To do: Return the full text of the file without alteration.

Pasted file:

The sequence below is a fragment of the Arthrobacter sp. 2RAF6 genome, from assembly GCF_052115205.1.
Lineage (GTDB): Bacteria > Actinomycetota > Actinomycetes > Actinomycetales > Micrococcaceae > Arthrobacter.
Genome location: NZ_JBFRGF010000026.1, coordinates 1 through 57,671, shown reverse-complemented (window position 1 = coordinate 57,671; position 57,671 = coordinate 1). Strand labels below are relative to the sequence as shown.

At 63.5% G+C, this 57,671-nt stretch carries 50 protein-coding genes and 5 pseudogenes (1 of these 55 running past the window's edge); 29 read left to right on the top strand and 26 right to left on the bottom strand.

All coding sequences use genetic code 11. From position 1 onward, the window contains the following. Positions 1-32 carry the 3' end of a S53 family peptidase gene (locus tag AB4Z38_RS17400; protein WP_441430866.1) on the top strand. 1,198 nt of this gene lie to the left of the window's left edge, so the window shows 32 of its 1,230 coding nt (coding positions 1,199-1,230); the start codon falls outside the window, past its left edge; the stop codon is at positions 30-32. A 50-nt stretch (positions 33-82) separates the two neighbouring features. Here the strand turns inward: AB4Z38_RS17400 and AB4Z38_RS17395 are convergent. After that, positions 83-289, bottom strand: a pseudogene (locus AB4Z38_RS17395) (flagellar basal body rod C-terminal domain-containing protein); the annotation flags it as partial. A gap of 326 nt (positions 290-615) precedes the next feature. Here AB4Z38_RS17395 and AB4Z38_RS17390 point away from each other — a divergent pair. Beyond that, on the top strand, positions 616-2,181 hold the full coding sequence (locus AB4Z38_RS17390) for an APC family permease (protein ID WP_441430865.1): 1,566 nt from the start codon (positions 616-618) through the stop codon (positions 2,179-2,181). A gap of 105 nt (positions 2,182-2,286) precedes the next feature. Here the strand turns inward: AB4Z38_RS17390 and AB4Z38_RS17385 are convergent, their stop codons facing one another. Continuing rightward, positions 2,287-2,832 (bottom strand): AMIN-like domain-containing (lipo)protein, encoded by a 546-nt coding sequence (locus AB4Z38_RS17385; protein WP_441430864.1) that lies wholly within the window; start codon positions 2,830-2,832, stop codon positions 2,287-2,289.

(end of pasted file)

The sequence below is a fragment of the Arthrobacter sp. 2RAF6 genome, from assembly GCF_052115205.1.
Lineage (GTDB): Bacteria > Actinomycetota > Actinomycetes > Actinomycetales > Micrococcaceae > Arthrobacter.
Genome location: NZ_JBFRGF010000026.1, coordinates 1 through 57,671, shown reverse-complemented (window position 1 = coordinate 57,671; position 57,671 = coordinate 1). Strand labels below are relative to the sequence as shown.

At 63.5% G+C, this 57,671-nt stretch carries 50 protein-coding genes and 5 pseudogenes (1 of these 55 running past the window's edge); 29 read left to right on the top strand and 26 right to left on the bottom strand.

All coding sequences use genetic code 11. From position 1 onward, the window contains the following. Positions 1-32 carry the 3' end of a S53 family peptidase gene (locus tag AB4Z38_RS17400; protein WP_441430866.1) on the top strand. 1,198 nt of this gene lie to the left of the window's left edge, so the window shows 32 of its 1,230 coding nt (coding positions 1,199-1,230); the start codon falls outside the window, past its left edge; the stop codon is at positions 30-32. A 50-nt stretch (positions 33-82) separates the two neighbouring features. Here the strand turns inward: AB4Z38_RS17400 and AB4Z38_RS17395 are convergent. After that, positions 83-289, bottom strand: a pseudogene (locus AB4Z38_RS17395) (flagellar basal body rod C-terminal domain-containing protein); the annotation flags it as partial. A gap of 326 nt (positions 290-615) precedes the next feature. Here AB4Z38_RS17395 and AB4Z38_RS17390 point away from each other — a divergent pair. Beyond that, on the top strand, positions 616-2,181 hold the full coding sequence (locus AB4Z38_RS17390) for an APC family permease (protein ID WP_441430865.1): 1,566 nt from the start codon (positions 616-618) through the stop codon (positions 2,179-2,181). A gap of 105 nt (positions 2,182-2,286) precedes the next feature. Here the strand turns inward: AB4Z38_RS17390 and AB4Z38_RS17385 are convergent, their stop codons facing one another. Continuing rightward, positions 2,287-2,832 (bottom strand): AMIN-like domain-containing (lipo)protein, encoded by a 546-nt coding sequence (locus AB4Z38_RS17385; protein WP_441430864.1) that lies wholly within the window; start codon positions 2,830-2,832, stop codon positions 2,287-2,289.